There are many types of databases. In this getting started guide, we’ll outline what you need to set up a popular free database so that other technologies (such as ASP.NET or PHP) can interact with it.
A popular free choice for webmasters is a type of database called MySQL. You can download the free version of MySQL here. It runs on both Windows and Linux. We also recommend that you download a reference manual here. Once you have the database downloaded and installed, you need to configure your web technology to link it to your website (for example, using ASP.NET or PHP). This is typically done with something known as a “connection string.” Essentially, this is a piece of data that specifies where your database is, what data you wish to access, and what username and password, if any, you are using. Connection strings vary greatly from database to database, but mostly only in syntax—the above concepts are universal across databases and technologies. For more on virtually every type of connection string, see an excellent free resource here.
As with ASP.NET or PHP, databases are generally server-side, meaning that they run on your web server. If you want your database to be part of a website visible to the world (as opposed to just an experimental site on your computer), you’ll need to set your database up with your web host. The procedure varies from host to host, but generally you’ll need to upload or configure some files and change your connection string to reflect the new location of your database.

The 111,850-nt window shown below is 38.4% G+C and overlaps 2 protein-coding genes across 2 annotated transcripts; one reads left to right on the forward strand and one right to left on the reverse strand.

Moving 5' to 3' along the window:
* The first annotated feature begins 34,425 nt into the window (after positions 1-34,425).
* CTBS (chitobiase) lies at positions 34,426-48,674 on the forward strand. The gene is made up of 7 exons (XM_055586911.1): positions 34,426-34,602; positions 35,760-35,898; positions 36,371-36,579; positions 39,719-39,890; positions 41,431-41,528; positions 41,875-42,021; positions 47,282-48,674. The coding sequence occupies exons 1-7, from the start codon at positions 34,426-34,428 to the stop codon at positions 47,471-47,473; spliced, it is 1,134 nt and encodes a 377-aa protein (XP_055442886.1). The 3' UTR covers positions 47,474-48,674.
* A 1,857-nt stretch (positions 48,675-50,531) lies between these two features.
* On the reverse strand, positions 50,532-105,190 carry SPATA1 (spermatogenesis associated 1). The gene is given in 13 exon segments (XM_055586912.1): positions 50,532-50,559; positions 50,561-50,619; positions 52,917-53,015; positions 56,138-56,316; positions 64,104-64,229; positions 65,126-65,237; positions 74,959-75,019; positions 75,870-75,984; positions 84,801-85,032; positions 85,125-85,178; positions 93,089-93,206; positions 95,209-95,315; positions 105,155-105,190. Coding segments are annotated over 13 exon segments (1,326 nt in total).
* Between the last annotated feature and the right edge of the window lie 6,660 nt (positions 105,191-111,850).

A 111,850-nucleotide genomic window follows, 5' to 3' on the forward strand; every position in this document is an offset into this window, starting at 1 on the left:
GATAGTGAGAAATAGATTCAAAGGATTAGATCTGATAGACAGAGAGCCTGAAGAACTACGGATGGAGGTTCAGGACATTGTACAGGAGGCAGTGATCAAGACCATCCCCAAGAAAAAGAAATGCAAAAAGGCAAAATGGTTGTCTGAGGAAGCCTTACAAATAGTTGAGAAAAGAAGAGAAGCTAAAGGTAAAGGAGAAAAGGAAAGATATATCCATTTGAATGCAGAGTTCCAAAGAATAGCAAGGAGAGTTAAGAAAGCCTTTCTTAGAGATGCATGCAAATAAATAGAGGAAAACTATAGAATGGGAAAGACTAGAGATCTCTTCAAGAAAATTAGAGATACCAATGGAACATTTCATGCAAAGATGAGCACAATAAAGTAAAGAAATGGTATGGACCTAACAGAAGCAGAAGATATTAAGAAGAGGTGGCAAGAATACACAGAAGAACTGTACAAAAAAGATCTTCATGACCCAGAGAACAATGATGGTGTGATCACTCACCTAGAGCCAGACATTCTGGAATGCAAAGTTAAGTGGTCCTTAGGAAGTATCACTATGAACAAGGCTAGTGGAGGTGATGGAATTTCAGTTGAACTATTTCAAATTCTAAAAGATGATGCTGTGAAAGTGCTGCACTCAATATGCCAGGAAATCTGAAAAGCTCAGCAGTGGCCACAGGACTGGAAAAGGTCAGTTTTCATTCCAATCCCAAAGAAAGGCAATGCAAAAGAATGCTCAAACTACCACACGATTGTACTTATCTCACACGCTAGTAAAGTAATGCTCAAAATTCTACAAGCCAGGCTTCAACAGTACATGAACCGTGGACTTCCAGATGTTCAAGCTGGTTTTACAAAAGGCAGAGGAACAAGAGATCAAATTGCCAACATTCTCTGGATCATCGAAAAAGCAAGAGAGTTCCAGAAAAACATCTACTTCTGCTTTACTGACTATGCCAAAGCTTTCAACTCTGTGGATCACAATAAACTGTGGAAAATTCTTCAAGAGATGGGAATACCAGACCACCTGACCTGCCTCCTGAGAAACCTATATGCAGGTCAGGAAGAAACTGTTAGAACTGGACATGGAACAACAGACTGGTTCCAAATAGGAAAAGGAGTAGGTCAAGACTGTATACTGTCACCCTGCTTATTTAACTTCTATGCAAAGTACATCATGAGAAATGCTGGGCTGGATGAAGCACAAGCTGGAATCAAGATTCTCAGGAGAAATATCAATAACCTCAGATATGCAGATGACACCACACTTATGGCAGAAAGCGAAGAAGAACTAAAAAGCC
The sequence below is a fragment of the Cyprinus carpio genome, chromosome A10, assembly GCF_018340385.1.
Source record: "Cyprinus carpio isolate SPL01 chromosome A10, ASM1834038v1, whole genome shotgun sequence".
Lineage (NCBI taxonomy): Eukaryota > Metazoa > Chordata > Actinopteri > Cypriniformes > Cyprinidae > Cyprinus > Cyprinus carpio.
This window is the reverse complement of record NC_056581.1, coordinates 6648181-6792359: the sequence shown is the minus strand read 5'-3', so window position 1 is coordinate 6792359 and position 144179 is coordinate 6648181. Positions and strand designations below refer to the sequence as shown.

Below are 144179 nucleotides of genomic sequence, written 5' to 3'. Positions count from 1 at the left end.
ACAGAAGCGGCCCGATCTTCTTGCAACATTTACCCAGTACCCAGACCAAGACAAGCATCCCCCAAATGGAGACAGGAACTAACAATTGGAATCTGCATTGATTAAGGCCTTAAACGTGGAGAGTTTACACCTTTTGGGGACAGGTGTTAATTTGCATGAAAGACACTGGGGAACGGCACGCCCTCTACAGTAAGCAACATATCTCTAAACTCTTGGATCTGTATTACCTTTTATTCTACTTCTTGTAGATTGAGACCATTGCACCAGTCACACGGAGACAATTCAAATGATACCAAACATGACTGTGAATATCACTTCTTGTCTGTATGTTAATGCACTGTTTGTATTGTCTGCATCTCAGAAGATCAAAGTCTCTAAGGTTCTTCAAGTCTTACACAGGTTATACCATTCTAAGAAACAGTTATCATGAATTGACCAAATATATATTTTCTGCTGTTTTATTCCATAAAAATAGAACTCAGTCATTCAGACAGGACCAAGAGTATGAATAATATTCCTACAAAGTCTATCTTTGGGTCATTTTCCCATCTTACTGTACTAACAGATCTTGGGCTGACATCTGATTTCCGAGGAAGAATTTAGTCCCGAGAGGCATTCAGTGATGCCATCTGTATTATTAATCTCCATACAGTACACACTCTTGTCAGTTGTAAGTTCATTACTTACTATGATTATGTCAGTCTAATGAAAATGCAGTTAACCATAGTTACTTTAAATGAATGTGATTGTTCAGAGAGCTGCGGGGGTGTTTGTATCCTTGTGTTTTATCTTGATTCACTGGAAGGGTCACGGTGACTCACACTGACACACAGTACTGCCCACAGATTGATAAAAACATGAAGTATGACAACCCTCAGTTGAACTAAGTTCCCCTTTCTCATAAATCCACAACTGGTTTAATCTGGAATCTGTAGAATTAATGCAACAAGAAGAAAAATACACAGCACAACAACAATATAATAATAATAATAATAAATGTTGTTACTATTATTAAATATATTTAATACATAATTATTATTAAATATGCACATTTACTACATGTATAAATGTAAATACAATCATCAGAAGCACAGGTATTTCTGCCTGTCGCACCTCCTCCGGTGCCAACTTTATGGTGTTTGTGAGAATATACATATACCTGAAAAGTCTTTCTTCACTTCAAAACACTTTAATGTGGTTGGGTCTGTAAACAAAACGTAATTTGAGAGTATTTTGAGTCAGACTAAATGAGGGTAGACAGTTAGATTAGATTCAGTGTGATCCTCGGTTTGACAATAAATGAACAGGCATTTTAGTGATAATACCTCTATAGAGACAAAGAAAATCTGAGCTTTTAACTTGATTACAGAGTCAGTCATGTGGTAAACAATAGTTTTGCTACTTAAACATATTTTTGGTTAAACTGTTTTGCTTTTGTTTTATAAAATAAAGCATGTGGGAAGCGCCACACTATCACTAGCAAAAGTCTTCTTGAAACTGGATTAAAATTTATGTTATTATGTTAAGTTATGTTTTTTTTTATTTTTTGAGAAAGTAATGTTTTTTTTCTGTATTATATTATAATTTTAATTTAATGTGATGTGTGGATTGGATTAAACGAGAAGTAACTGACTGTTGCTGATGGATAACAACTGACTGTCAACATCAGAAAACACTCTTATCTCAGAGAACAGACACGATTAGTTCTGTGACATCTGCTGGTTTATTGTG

It is also worth covering how data is stored in a database, and what technologies are often used to retrieve it. Almost all data is stored in tables, with columns, called “fields,” and rows, called “records.” A sample table might be named “People” with fields of “First_Name,” “Last_Name,” and “Date_of_Birth.” Each record in this table would have data for all three fields (though some fields can be set to be left blank in some cases, if necessary). Many records can exist in one table, all with the same fields.
To query, or retrieve, this data, a language called SQL (for Structured Query Language) is often used. There are many variants on SQL and it varies slightly database by database. A basic SQL statement though, might look something like this:
SELECT * FROM PEOPLE_TABLE WHERE FIRST_NAME = “JOHN”
As you might know, the * character means all, so this statement selects all of the records—each one represents a different person—from the table with all the people listed and shows or returns the record if the person’s first name is John. This is a very basic SQL query; they are usually much more complex, but you can get the general idea from this.